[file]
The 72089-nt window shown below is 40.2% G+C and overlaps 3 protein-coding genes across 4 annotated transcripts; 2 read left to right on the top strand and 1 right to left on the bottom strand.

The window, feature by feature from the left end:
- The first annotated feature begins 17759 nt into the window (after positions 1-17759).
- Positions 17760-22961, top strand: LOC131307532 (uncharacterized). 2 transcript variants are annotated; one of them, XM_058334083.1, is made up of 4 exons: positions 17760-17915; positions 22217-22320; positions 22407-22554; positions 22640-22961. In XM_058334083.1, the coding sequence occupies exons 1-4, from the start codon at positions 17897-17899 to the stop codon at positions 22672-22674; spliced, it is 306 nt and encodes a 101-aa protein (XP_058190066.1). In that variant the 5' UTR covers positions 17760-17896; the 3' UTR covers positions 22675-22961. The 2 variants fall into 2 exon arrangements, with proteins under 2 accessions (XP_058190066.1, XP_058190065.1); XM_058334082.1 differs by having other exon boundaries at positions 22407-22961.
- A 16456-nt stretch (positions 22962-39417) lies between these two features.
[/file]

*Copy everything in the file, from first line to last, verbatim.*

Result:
The 72089-nt window shown below is 40.2% G+C and overlaps 3 protein-coding genes across 4 annotated transcripts; 2 read left to right on the top strand and 1 right to left on the bottom strand.

The window, feature by feature from the left end:
- The first annotated feature begins 17759 nt into the window (after positions 1-17759).
- Positions 17760-22961, top strand: LOC131307532 (uncharacterized). 2 transcript variants are annotated; one of them, XM_058334083.1, is made up of 4 exons: positions 17760-17915; positions 22217-22320; positions 22407-22554; positions 22640-22961. In XM_058334083.1, the coding sequence occupies exons 1-4, from the start codon at positions 17897-17899 to the stop codon at positions 22672-22674; spliced, it is 306 nt and encodes a 101-aa protein (XP_058190066.1). In that variant the 5' UTR covers positions 17760-17896; the 3' UTR covers positions 22675-22961. The 2 variants fall into 2 exon arrangements, with proteins under 2 accessions (XP_058190066.1, XP_058190065.1); XM_058334082.1 differs by having other exon boundaries at positions 22407-22961.
- A 16456-nt stretch (positions 22962-39417) lies between these two features.